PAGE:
Royal Mail is a good example of how the government impeded it from taking on sensible business strategies and modernising its operations. It was a legally protected monopoly till 2006 following the liberalisation of the postal market which opened the door to newer and more efficient competitors, leading to fall in revenue.

Politically imposed financial constraints may also force public-sector firms to under invest. Although privatisation has not been universally beneficial, on balance it has increased economic efficiency.


The mixed economy has an element of both the free economy and the planned economy. It reflects the fact that both market and government participation is required in the allocation of resources, as both systems have disadvantages which are corrected by the other. It includes both capitalist and socialist economic policies and often arises in societies that seek to balance a wide range of political and economic views [CITATION Abo101 l 2057] . The mixed economic system is used in most countries, but the extent of the influence of the market or government varies from country to country.

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The UK for example is a mixed economy with a majority of decisions made by the market due to the high level of efficiency in responding to the needs of consumers and some by the government. In a mixed economy, individuals can help guide the economy not only through the choices they make as consumers but through the votes they cast for officials who shape economic policy.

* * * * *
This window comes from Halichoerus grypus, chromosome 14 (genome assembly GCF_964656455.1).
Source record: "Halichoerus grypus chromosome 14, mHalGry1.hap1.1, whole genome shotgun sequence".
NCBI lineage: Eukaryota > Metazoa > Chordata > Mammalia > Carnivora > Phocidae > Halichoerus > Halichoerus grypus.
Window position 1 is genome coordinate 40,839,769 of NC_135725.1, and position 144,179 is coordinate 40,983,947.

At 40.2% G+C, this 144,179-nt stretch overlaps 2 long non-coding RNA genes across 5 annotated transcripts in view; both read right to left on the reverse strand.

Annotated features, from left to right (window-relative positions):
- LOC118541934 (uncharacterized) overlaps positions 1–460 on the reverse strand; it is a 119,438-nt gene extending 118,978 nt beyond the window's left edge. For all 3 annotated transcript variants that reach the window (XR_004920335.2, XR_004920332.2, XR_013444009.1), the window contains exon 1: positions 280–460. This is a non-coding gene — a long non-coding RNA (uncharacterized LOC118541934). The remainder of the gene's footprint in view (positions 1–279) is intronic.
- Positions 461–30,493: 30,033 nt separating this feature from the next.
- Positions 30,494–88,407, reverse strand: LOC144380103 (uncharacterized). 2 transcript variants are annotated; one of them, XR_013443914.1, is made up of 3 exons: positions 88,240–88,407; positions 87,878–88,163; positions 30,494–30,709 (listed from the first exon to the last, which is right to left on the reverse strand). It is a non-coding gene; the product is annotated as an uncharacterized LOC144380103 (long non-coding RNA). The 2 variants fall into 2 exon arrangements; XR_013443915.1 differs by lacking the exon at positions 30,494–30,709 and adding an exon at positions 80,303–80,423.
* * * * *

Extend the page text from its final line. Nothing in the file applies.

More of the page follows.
John Maynard Keynes thought it would be beneficial for the government to use fiscal and monetary measures to mitigate the negative impact of economic recessions, depressions and booms [CITATION Abo101 l 2057] . Keynesian economics argues that private sector decisions sometimes lead to inefficient macroeconomic outcomes and therefore advocates active policy responses by the public sector, including monetary policy actions by the central bank and fiscal policy actions by the government to stabilize output over the business cycle. The events of the recession in 2007 has seen a resurgence in Keynesian thought. World leaders have used Keynesian economics to justify government stimulus programs for their economies [CITATION Abo101 l 2057] .

During the last two decades of the 20th century, many governments committed to the free market pursued policies of liberalisation based on substantial amounts of deregulation hand-in hand with the privatisation of industries owned by the state. The aim was to decrease the role of government in the economy and to increase competition. Even so, red tape is alive and well. In the United States, with some 60 federal agencies issuing more than 1,800 rules a year, in 1998 the Code of Federal regulations was more than 130,000 pages thick. However, not all regulation is necessarily bad. According to estimates by the American Office of Management and Budget, the annual cost of these rules was $289 billion, but the annual benefits were $298 billion [CITATION Wik103 l 2057] .


  • Political ideology
  • Fiscal policy
  • Monetary policy
  • Existence of an efficient market